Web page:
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Original research
Anti-Müllerian hormone in African-American women with systemic lupus erythematosus
  1. Meghan Angley1,
  2. Jessica B Spencer2,
  3. S Sam Lim1,3 and
  4. Penelope P Howards1
  1. 1Department of Epidemiology, Rollins School of Public Health, Emory University, Atlanta, Georgia, USA
  2. 2Division of Reproductive Endocrinology and Infertility, Department of Gynecology and Obstetrics, Emory University School of Medicine, Atlanta, Georgia, USA
  3. 3Department of Medicine, Division of Rheumatology, Emory University School of Medicine, Atlanta, Georgia, USA
  1. Correspondence to Ms Meghan Angley; mangley{at}


Objective Women with SLE may experience ovarian insufficiency or dysfunction due to treatment or disease effects. Anti-Müllerian hormone (AMH), a marker of ovarian reserve, has been examined in small populations of women with SLE with conflicting results. To date, these studies have included very few African-American women, the racial/ethnic group at greatest risk of SLE.

Methods We enrolled African-American women aged 22–40 years diagnosed with SLE after age 17 from the Atlanta Metropolitan area. Women without SLE from the same area were recruited from a marketing list for comparison. AMH was measured in serum using the Ansh Labs assay (Webster, Texas, USA). We considered AMH levels <1.0 ng/mL and AMH <25th percentile of comparison women as separate dichotomous outcomes. Log-binomial regression models estimating prevalence ratios were adjusted for age, body mass index and hormonal contraception use in the previous year.

Results Our sample included 83 comparison women without SLE, 68 women with SLE and no history of cyclophosphamide (SLE/CYC−) and 11 women with SLE and a history of cyclophosphamide treatment (SLE/CYC+). SLE/CYC+ women had a greater prevalence of AMH <1.0 ng/mL compared with women without SLE (prevalence ratio (PR): 2.90, 95% CI: 1.29 to 6.51). SLE/CYC− women were also slightly more likely to have AMH <1.0 ng/mL (PR: 1.62, 95% CI: 0.93 to 2.82) than comparison women. Results were similar when considering AMH <25th percentile by age of comparison women.

Conclusions Treatment with CYC is associated with low AMH in African-American women with SLE. SLE itself may also be associated with reduced AMH, but to a lesser extent.

  • lupus erythematosus
  • systemic
  • cyclophosphamide
  • inflammation

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SLE is an autoimmune disease affecting multiple organ systems. SLE is nine times more common among women, and it is primarily diagnosed during women’s reproductive years.1 SLE is characterised by periods of quiescence and flares where the disease may be highly active.2 It is also associated with the potential for progressive, irreversible organ damage.3 Over half of patients with SLE show at least some organ damage after 5 years of the disease.4 Commonly affected organs include the skin, musculoskeletal system, and heart. In women, organ damage can also manifest as ovarian insufficiency or dysfunction.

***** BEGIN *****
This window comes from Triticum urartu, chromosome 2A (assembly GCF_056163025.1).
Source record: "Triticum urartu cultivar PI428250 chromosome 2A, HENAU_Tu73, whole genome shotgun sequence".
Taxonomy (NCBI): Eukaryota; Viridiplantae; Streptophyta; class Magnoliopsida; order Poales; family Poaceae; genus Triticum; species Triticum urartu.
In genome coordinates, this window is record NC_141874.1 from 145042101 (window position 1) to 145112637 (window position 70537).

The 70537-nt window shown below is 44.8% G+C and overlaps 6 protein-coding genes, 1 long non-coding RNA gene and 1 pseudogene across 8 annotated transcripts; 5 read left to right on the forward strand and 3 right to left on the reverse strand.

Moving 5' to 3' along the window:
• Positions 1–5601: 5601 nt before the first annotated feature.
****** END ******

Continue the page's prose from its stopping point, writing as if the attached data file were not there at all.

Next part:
Anti-Müllerian hormone (AMH) is a marker of ovarian reserve. Unlike follicle-stimulating hormone, AMH levels remain relatively constant throughout a woman’s menstrual cycle so they can be measured at any point during the menstrual cycle. AMH is a hormone secreted by granulosa cells of small antral follicles and correlates with the number of developing follicles in the ovaries. It is a marker of ovarian reserve and therefore declines throughout a woman’s reproductive lifespan.5 AMH has clinical utility as an indicator of a woman’s response to ovarian stimulation for in vitro fertilisation.6 Several studies have also found AMH to be somewhat predictive of time-to-menopause.7–9

AMH has been examined in women with SLE in several studies, but with conflicting results. Generally, there is a consensus that AMH is lower among women with SLE treated with cyclophosphamide (CYC).10–13 However, while some found a substantial difference in AMH levels between women with SLE not treated with CYC and women without SLE,14–16 others did not.10 17 Overall, these studies have varying limitations. Most include fewer than 50 women with SLE and some lack comparison groups of women without SLE. The largest study included 112 women with SLE, but did not include a comparison group of women without SLE and instead compared women who had been treated with CYC with women with SLE who had never been treated with CYC.12 One study did not distinguish between women with SLE who had been treated with CYC and those that had not.18 In addition, while 10% of the study population in the study by Marder et al was classified as ‘non-white’, no studies specifically examine AMH among African-American or black women with SLE.13 In the USA, African-American women are at 3 times the risk of SLE compared with white women and also tend to experience more severe SLE, potentially causing greater ovarian toxicity.19–21 Thus, the relationship between SLE and ovarian reserve as measured by AMH may differ among African-American women.